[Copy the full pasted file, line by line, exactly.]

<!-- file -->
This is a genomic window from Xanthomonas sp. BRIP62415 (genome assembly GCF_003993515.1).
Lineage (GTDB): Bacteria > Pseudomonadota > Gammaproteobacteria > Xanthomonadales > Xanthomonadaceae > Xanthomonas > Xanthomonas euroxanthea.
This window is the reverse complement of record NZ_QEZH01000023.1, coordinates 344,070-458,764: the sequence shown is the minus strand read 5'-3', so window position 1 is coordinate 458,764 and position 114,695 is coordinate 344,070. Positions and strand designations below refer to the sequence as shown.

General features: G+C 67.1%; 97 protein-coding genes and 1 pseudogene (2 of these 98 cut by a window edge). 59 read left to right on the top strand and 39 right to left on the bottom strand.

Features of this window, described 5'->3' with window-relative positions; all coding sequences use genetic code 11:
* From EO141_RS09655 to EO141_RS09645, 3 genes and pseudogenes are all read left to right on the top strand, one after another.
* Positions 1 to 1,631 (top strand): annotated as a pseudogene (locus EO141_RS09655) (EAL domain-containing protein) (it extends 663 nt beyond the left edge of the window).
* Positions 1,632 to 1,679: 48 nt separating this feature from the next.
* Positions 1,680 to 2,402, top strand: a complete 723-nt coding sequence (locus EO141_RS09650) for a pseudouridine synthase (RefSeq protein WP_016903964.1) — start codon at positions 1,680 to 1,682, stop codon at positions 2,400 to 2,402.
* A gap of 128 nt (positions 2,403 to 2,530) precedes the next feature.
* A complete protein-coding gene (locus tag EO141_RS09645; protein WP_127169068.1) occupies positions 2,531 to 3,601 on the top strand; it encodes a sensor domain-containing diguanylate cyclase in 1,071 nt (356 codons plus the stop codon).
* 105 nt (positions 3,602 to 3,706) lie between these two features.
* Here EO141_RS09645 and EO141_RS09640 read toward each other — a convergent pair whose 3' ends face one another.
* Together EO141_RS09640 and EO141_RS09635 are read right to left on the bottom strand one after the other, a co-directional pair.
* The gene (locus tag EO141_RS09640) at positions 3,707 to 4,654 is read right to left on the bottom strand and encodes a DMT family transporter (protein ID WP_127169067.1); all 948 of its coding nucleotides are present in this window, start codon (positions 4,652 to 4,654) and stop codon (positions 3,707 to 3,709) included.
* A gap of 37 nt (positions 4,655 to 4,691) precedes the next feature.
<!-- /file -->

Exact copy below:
This is a genomic window from Xanthomonas sp. BRIP62415 (genome assembly GCF_003993515.1).
Lineage (GTDB): Bacteria > Pseudomonadota > Gammaproteobacteria > Xanthomonadales > Xanthomonadaceae > Xanthomonas > Xanthomonas euroxanthea.
This window is the reverse complement of record NZ_QEZH01000023.1, coordinates 344,070-458,764: the sequence shown is the minus strand read 5'-3', so window position 1 is coordinate 458,764 and position 114,695 is coordinate 344,070. Positions and strand designations below refer to the sequence as shown.

General features: G+C 67.1%; 97 protein-coding genes and 1 pseudogene (2 of these 98 cut by a window edge). 59 read left to right on the top strand and 39 right to left on the bottom strand.

Features of this window, described 5'->3' with window-relative positions; all coding sequences use genetic code 11:
* From EO141_RS09655 to EO141_RS09645, 3 genes and pseudogenes are all read left to right on the top strand, one after another.
* Positions 1 to 1,631 (top strand): annotated as a pseudogene (locus EO141_RS09655) (EAL domain-containing protein) (it extends 663 nt beyond the left edge of the window).
* Positions 1,632 to 1,679: 48 nt separating this feature from the next.
* Positions 1,680 to 2,402, top strand: a complete 723-nt coding sequence (locus EO141_RS09650) for a pseudouridine synthase (RefSeq protein WP_016903964.1) — start codon at positions 1,680 to 1,682, stop codon at positions 2,400 to 2,402.
* A gap of 128 nt (positions 2,403 to 2,530) precedes the next feature.
* A complete protein-coding gene (locus tag EO141_RS09645; protein WP_127169068.1) occupies positions 2,531 to 3,601 on the top strand; it encodes a sensor domain-containing diguanylate cyclase in 1,071 nt (356 codons plus the stop codon).
* 105 nt (positions 3,602 to 3,706) lie between these two features.
* Here EO141_RS09645 and EO141_RS09640 read toward each other — a convergent pair whose 3' ends face one another.
* Together EO141_RS09640 and EO141_RS09635 are read right to left on the bottom strand one after the other, a co-directional pair.
* The gene (locus tag EO141_RS09640) at positions 3,707 to 4,654 is read right to left on the bottom strand and encodes a DMT family transporter (protein ID WP_127169067.1); all 948 of its coding nucleotides are present in this window, start codon (positions 4,652 to 4,654) and stop codon (positions 3,707 to 3,709) included.
* A gap of 37 nt (positions 4,655 to 4,691) precedes the next feature.